Monday, April 30, 2012


"The central narrator is always, as the term implies, at the center of the action..."
(Burroway & Stuckey-French, 2007, p. 301)


I sat down one night not too long ago and read my Work-in-Progress (WIP) because I had been typing and typing but not really reading it as a whole. 

When I finished, I realized the action was there, but because it was past tense, it seemed so long ago. I knew something had to change if I wanted my reader to be caught up in the action.

I knew what had to be changed was the point-of-view. 

First Person

Changing the WIP from third person past to first person past wasn't so hard. But changing it from first person past to first person present was another thing. 

I had to become my character. I had to create her voice in the immediate. I had to picture her reactions and hear her thoughts as the action happened to her. 

It was a challenge....but it also was fun!

I must admit that when I first starting reading The Hunger Games, I found the first person present to be distracting. It had been awhile since I had read that tense before and it took some getting used to. 

But what really made me decide to switch to first person present was when I read The Help

Switch it Up

What drew me into The Help was the shifting point-of-view of the characters. I loved it because I had seen the movie so I could almost see the characters as they spoke. Because the shift from one character to the next, I felt the story move along faster and the action seemed more immediate.


That was exactly what I needed for my book, The Warfare Club

"A story is told in the first person when one of its characters relates the story's actions and events..." -Writing Fiction, p. 300.

Now my story moves along at a faster pace because the action is immediate and it is happening to the main character from the start. There are limitations, but I find them to be minimal. 

I can create her voice then switch to another character and create her voice on  down the line. Now my readers can relate to the characters as they encounter these obstacles. 

This is so exciting for me now! 

I didn't want this story to be about someone else. I didn't want the story to be about an event that happened long ago. 

I wanted it to seem as though a person is telling you their story as it is happening to them because it is that interesting. I want my readers to follow along through the challenges and obstacles and see how the character changes. 

Now I have a set formula for this seven book series. Sometimes the narrator will be the main character and other times it may be a peripheral character. It's up to me to decide.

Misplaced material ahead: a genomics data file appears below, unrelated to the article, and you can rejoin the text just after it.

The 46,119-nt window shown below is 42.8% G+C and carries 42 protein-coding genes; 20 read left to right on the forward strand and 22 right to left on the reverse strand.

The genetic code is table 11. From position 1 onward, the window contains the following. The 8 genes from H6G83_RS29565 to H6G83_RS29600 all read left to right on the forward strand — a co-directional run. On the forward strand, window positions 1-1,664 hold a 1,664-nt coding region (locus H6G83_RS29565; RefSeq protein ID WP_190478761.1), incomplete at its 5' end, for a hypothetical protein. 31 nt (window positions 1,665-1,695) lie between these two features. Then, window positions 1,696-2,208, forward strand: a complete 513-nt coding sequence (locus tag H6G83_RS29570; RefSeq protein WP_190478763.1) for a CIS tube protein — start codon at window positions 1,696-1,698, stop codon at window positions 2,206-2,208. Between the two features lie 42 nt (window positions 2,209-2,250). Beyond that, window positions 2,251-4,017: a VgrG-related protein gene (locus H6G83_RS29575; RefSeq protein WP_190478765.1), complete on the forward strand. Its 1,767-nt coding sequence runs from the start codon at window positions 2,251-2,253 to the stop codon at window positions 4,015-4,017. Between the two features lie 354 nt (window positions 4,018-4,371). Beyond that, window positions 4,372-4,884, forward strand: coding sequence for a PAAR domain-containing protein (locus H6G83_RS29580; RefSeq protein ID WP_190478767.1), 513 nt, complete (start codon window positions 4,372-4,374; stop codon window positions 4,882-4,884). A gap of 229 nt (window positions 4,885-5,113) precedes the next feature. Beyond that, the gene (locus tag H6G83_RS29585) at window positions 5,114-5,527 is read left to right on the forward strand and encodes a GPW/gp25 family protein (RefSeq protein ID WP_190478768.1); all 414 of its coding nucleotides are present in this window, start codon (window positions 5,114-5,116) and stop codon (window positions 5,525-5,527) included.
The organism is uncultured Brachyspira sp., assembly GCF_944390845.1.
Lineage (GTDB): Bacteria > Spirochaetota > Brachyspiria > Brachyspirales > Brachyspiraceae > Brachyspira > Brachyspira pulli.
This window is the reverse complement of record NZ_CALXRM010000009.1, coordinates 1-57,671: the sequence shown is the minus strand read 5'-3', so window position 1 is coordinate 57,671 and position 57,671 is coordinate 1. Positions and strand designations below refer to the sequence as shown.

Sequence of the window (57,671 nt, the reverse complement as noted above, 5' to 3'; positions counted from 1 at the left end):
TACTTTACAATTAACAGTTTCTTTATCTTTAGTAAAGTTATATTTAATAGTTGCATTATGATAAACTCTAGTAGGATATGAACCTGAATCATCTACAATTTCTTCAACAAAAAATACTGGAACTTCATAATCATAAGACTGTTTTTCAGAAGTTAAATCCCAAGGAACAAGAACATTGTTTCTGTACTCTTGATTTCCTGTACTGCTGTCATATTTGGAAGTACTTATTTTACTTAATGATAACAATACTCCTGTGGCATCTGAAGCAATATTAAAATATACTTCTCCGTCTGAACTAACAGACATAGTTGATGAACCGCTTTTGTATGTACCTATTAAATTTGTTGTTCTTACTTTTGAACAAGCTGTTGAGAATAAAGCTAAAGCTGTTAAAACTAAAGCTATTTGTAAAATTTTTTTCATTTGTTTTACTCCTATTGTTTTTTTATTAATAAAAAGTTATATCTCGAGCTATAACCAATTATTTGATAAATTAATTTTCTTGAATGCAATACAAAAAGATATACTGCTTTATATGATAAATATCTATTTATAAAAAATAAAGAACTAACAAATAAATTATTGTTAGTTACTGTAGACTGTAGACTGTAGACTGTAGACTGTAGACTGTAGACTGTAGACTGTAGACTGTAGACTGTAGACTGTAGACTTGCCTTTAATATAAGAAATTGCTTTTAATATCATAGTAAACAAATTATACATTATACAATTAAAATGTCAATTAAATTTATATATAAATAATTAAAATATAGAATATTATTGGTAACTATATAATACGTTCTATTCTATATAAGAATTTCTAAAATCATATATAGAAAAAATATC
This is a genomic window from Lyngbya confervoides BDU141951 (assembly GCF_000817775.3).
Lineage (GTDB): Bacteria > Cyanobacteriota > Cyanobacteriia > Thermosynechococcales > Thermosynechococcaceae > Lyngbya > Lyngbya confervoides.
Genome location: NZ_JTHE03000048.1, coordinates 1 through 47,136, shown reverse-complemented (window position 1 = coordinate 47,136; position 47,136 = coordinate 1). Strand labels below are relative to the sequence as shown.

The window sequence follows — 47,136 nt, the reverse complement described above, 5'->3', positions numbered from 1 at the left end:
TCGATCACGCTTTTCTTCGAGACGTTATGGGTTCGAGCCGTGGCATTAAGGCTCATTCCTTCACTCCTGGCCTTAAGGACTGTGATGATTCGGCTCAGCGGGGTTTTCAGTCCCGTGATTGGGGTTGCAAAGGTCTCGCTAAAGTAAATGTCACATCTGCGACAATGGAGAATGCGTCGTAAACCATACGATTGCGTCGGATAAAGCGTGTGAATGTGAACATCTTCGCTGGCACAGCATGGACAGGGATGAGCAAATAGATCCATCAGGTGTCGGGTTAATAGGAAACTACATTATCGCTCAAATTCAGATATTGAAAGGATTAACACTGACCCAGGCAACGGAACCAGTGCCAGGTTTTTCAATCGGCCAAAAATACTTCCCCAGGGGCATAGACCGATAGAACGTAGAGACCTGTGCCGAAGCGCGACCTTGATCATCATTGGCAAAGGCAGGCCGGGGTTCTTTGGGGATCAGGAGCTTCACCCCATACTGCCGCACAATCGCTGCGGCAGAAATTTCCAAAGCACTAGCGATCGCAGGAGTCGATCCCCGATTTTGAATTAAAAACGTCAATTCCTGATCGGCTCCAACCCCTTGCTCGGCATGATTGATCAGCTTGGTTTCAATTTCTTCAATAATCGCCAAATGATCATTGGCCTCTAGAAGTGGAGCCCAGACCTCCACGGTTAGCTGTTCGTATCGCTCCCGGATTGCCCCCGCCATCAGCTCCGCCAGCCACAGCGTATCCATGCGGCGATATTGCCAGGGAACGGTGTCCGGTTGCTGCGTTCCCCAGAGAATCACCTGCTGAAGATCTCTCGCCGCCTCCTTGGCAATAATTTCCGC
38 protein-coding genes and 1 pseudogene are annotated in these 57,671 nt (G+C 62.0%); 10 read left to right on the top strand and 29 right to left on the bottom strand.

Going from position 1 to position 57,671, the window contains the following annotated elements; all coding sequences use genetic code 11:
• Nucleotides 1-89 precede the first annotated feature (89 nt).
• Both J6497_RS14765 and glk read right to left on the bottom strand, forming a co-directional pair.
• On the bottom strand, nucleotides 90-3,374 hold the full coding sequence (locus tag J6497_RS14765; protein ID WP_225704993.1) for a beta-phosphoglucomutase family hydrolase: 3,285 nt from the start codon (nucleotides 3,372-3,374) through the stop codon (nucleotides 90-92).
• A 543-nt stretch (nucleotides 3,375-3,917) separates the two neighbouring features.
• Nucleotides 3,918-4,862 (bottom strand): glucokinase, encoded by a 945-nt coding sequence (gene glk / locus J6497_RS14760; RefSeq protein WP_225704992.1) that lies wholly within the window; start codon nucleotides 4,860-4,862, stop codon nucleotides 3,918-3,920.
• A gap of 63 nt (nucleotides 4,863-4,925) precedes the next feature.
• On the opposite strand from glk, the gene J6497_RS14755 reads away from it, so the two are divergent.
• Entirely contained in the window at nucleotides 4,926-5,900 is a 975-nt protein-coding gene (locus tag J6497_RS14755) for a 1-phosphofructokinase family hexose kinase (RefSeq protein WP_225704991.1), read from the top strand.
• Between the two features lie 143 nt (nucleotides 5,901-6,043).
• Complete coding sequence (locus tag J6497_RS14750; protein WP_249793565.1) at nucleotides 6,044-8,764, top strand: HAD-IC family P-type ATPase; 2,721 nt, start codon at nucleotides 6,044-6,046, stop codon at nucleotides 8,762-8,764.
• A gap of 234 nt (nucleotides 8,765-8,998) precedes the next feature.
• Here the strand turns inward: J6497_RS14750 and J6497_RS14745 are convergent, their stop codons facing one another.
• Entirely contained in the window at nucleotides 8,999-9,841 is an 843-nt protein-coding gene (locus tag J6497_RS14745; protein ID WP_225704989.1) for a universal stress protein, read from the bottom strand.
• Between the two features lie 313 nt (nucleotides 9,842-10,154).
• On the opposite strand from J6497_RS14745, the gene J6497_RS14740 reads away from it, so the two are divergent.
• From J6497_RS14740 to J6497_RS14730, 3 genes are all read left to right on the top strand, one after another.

That's what makes writing fun!

Your turn: What point-of-view did you choose for your story and why? Have you ever tried first person present? 



  1. I was thrown when I first read Hunger Games too! But it only took me a few pages to get past it and get into the story.

    I used third person in mine, and I think it works. I have a harder time writing first person. I think I tend to "tell" more. But it's not out of the question for a future book. A lot of women's fiction is written in first person, so I could definitely get away with it.

    And yep, I think your WIP reads better the way you wrote it!

    1. Thanks Lindsay! First person has been a challenge, but that's what personal growth is all about!

      Thanks again for reading my WIP. I appreciate it!

  2. Hello,

    I used third person past with a side helping of omniscience. As I was about 2/3 of the way through, I started the Hunger Games, and immediately wished that I had written in 1st person present.

    Looking back, my initial decision was the best one, especially for the genre and the fact that it was my first novel. It required quick changes in setting as it followed four main characters. I could have used present tense, but I don't believe that would have improved the novel at all.

    1. Hey Joseph- I used third person omniscience for my first book as well. I also needed to have the readers follow several people throughout, so third person worked best for the trilogy.

      But when I started this series, third person felt as though all the action happened so long ago and I didn't like that. I wanted the action to seem immediate.

      Writing first person present has been a challenge, but challenges are what make us grow as artists!

      Thanks for visiting again!